Not the best picture but I connected my coop with a tunnel into the 10x10 dog kennel, still wrapped for winter in this picture, corrigated roofing on top works great at keeping everything dry and snow free.
When we moved into our new house in February there was an existing 15x20' chain link dog pen. We tore down the existing dilapidated dog house and built a raised 4x4' coop. We also lined lower 36" of the chain link with hardware cloth (well most, I need to go back for more), including leaving overlaps for the doorway. We experimentally put one chicken in there before we moved them all in, and watched as she walked right through the gap! There are cats in our neighborhood, so that can't happen.
The ground in the pen is a thick layer of gravel with years of hemlock needles adding some organic matter, so I'm using the deep litter method so the girls have some compost to forage in. So far they don't really get that part, but they will eventually! Deep litter will take me a while in such a large enclosure, but it's worth it. Right now I have brought in 8 or so wheel barrows full of materials, but they only cover maybe 25% of the floor.
I'll try to get a couple more pictures today if they would help. This picture is pre-move in.
There is a few inch gap under the entire roof. The whole back panel is a separate piece. Lots of ventilation.
We live in upstate NY where below freezing is at least 4 months of the year. Ventilation is important, but so is keeping draft to a minimum. My husband used the Purina design. Very solid design.
Our entire run is made from a combination of two dog kennels. No pics at the moment but the size is approximately 18X20 feet and 6 feet tall. We attached the panels to our coop which sets in the corner, inside our barn. Half the run is outside, the other half inside the barn to give the birds protection from sun and weather. We wrapped the panels in bird netting to keep out as many wild birds as we could and it is topped with bird netting to protect from birds of prey. The entire coop and run is hot wired against predators and to keep our own way too enthusiastic dogs at bay.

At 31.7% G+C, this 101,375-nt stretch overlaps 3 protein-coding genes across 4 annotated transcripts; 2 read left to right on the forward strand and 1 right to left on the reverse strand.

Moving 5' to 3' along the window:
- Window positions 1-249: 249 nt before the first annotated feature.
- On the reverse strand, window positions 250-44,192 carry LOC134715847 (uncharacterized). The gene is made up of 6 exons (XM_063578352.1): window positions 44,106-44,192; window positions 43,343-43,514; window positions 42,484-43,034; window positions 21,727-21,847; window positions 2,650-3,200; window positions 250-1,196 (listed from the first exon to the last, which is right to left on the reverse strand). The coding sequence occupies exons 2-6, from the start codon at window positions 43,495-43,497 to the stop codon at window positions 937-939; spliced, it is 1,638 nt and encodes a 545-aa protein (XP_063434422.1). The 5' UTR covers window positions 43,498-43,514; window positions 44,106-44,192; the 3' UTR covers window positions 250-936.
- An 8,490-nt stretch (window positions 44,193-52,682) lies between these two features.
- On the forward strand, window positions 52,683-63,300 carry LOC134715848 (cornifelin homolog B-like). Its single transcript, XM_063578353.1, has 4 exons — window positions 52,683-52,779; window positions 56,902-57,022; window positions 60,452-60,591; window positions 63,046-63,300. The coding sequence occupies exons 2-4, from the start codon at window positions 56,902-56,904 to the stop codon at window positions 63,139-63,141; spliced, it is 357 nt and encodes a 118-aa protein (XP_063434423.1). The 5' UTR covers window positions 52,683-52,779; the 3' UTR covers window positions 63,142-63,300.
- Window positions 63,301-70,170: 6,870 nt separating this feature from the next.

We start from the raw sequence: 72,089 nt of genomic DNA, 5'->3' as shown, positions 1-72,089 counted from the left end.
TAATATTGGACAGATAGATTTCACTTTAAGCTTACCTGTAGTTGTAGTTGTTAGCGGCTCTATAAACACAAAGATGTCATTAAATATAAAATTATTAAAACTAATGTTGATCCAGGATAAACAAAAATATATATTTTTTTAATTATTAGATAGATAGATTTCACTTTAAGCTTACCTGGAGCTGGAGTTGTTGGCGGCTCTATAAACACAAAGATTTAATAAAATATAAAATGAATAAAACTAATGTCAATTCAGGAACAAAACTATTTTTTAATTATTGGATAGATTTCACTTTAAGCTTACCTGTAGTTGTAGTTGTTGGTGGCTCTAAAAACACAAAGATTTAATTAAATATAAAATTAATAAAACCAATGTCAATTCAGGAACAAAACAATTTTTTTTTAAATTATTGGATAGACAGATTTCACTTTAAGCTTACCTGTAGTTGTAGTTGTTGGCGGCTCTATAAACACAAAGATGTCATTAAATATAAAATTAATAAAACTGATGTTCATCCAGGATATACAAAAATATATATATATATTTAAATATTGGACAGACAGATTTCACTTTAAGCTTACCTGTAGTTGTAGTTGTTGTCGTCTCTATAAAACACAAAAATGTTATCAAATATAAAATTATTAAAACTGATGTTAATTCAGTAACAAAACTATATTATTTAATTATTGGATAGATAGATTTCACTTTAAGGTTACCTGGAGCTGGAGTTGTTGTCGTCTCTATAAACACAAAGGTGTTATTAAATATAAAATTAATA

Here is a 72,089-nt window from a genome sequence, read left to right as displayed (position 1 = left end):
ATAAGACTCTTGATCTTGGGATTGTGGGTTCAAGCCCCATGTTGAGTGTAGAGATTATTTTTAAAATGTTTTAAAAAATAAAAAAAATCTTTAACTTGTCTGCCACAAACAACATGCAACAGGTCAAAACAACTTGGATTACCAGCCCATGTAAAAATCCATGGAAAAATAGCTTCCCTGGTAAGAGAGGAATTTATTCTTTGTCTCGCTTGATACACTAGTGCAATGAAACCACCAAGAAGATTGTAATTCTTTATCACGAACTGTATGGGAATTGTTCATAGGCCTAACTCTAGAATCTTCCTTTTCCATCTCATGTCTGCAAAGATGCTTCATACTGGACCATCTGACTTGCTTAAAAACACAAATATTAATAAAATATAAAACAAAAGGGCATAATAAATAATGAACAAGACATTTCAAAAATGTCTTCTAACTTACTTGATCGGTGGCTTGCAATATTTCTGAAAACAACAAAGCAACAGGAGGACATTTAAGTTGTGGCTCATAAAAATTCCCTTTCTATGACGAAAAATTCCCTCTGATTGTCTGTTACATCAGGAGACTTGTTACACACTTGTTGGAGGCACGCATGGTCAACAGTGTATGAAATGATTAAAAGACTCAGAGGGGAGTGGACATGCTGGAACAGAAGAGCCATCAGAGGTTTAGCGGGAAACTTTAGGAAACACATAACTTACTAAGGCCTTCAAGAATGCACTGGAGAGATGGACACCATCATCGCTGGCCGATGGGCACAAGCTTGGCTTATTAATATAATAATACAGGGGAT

Any body who wonders if hot wiring works, one of our youngest dogs, a Border Collie/Jack Russel mix who is very prey oriented stuck her nose on it right away and now will not approach the barn or the chickens. I'm sure she thinks those 'things with feathers' are evil concatenate at this point.
The kennel panels makes a good solid run for birds although if you do not have hot wire capabilities, I would recommend you use hardware cloth around the bottom of it and create a 'dig guard' around the outside parameter. I am using foot wide metal siding scraps on the ground around ours. It is tough and also keeps the weeds down around the run. Also cover the top with protection of your choice to prevent air born predators from making a raid from the air.
There was a small hawk circling our run looking over what I'm sure it thought was a potentially great buffet table the other day. My husband chased it off with an RC plane he was flying. I'm glad it didn't try its luck as I didn't want to have to free it from the netting.
Thank you to all for respondong.
I now know there are numerous threads on this subject, so I appreciate.
My aim is to make a moveable pen, something not often seen with the dog paddocks. Thats actually the easy part.
Most people use the dog kennel as a chicken run and living area combined.
But I intend to do this differently.
The birds will have a large shrubby "nature area" that I'm enclosing with an electric ribbon. Its really just a scruffy section of the yard, with no real pedigree. It is un-level, has several large boulders and weeds thrive there. There is also a couple of small garden beds I carved out last season. I'm going to add plants that thrive on heat and abuse to the spot:
More bramble berries
Sweet gum as sedge plants
Annuals: okra, eggplant, late season winter squash
The dog pen will move around the perimeter of this area on skids and just be an extension of that. Its not a tractor, per se, in that I don't move it often. But once it gets enough mulch, clippings, straw, etc, on the floor, I'll slide it over and use the vacated plot as garden space.
Ive done this in the past and it has worked very well.
What I'll have to figure out is how to attach the coop to the side panels, so it can move with the kennel pen. Its my hope someone has done this or can offer construction ideas?